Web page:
Nelson Bunker Hunt, who has died at the age of 88, was everything a Texan oil tycoon was supposed to be. Once one of the richest men in the world, he made and lost fortunes in crude, commodities, thoroughbred race horses, pizza parlours and commercial development. But he will be remembered most for trying to corner the global market in silver, an endeavour that went down in flames, eventually sending him into bankruptcy, when the bubble in the market for the metal burst in 1980.
He was the second son of HL Hunt, the prototypical wildcatter, who fathered 14 children in three families who did not know of the existence of the others.
Born on February 22 1926, in El Dorado, Texas, Bunker Hunt was by contrast monogamous, with three daughters and a son by his wife Caroline, all of whom survive him. He was very religious and a fervent anticommunist, a supporter of the likes of the John Birch Society.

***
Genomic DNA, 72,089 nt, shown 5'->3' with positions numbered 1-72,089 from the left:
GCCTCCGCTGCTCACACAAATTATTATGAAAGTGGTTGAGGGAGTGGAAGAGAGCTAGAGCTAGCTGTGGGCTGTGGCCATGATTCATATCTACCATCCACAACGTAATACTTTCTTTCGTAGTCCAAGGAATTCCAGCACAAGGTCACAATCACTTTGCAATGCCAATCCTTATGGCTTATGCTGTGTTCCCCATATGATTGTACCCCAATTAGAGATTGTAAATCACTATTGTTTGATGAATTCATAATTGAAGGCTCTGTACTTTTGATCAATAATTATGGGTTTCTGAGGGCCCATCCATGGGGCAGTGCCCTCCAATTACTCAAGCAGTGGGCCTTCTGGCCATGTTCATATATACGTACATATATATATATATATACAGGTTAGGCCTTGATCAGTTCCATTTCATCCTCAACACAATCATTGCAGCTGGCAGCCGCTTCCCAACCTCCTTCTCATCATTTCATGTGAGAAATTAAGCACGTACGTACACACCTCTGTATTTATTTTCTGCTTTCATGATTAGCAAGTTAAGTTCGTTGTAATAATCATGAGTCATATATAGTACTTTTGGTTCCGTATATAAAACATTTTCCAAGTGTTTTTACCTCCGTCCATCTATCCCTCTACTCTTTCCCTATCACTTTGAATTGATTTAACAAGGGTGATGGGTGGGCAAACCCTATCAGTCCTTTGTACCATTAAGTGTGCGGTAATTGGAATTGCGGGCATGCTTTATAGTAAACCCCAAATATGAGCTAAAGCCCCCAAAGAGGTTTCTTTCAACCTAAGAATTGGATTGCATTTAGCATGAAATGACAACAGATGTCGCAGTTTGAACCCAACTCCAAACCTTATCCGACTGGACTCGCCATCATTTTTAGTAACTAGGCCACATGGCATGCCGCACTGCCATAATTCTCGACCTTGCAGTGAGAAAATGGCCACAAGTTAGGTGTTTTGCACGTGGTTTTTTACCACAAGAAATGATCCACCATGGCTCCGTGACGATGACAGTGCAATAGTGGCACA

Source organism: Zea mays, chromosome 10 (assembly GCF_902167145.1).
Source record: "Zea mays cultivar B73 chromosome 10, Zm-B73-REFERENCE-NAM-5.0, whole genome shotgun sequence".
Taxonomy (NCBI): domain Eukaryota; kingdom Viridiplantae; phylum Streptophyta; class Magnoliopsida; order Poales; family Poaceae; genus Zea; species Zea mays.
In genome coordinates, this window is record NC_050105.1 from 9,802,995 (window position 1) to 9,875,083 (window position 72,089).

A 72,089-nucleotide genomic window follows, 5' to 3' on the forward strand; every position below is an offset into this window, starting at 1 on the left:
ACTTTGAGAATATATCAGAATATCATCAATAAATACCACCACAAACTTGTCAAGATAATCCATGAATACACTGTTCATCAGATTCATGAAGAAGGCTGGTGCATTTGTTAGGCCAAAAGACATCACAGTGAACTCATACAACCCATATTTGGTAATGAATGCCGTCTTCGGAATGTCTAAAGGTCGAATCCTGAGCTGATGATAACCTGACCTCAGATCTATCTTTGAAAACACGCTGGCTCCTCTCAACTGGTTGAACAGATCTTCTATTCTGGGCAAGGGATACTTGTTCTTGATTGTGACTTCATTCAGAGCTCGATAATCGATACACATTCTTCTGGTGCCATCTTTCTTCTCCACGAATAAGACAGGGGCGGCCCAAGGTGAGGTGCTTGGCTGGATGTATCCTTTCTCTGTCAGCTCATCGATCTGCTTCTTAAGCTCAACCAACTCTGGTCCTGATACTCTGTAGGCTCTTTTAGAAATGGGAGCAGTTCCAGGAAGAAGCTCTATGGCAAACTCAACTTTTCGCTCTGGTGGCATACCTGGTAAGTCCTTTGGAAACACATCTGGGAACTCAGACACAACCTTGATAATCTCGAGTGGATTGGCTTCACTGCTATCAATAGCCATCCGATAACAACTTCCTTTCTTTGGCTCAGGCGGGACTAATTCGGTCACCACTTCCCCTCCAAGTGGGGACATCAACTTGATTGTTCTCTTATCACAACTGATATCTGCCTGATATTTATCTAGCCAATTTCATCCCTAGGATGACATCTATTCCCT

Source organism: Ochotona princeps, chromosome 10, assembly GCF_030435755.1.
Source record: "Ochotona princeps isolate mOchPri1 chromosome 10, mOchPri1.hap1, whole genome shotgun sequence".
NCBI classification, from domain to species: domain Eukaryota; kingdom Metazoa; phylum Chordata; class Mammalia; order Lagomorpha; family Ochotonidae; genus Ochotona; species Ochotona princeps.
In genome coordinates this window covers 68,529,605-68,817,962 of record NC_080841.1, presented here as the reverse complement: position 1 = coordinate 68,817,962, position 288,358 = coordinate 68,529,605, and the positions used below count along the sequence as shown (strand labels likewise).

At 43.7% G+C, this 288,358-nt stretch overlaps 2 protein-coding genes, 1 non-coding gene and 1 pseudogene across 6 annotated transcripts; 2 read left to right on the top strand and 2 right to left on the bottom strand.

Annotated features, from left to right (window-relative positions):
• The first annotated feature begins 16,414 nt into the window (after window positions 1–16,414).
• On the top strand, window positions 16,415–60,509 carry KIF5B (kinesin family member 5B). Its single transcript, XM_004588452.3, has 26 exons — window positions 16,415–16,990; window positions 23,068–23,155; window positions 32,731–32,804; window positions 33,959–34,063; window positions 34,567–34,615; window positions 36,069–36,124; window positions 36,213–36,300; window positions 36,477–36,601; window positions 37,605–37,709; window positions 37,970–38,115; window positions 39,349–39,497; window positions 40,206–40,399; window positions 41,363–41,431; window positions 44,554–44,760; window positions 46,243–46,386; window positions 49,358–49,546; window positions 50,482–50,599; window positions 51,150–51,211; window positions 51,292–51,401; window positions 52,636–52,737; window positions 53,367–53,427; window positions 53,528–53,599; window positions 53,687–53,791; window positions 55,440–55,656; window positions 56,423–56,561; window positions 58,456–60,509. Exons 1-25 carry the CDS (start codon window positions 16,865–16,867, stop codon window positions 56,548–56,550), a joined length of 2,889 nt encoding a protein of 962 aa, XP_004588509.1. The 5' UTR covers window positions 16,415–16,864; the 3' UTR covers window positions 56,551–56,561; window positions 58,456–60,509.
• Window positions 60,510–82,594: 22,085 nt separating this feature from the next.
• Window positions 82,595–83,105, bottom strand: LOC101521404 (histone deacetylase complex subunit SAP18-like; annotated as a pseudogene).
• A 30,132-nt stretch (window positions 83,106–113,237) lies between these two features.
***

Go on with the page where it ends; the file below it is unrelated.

He also lived modestly, a non-smoking teetotaller who drove old Cadillacs, flew economy class and preferred barbecue shacks to plush Dallas oil clubs.
Having dropped out of the University of Texas, he joined his father’s company but quit to strike out on his own in Pakistan and the Middle East. Dry wells forced him to sell half his interest in the Sarir oilfields in Libya in 1960 to BP, but a year later the partners struck oil and the money flowed. >> Read More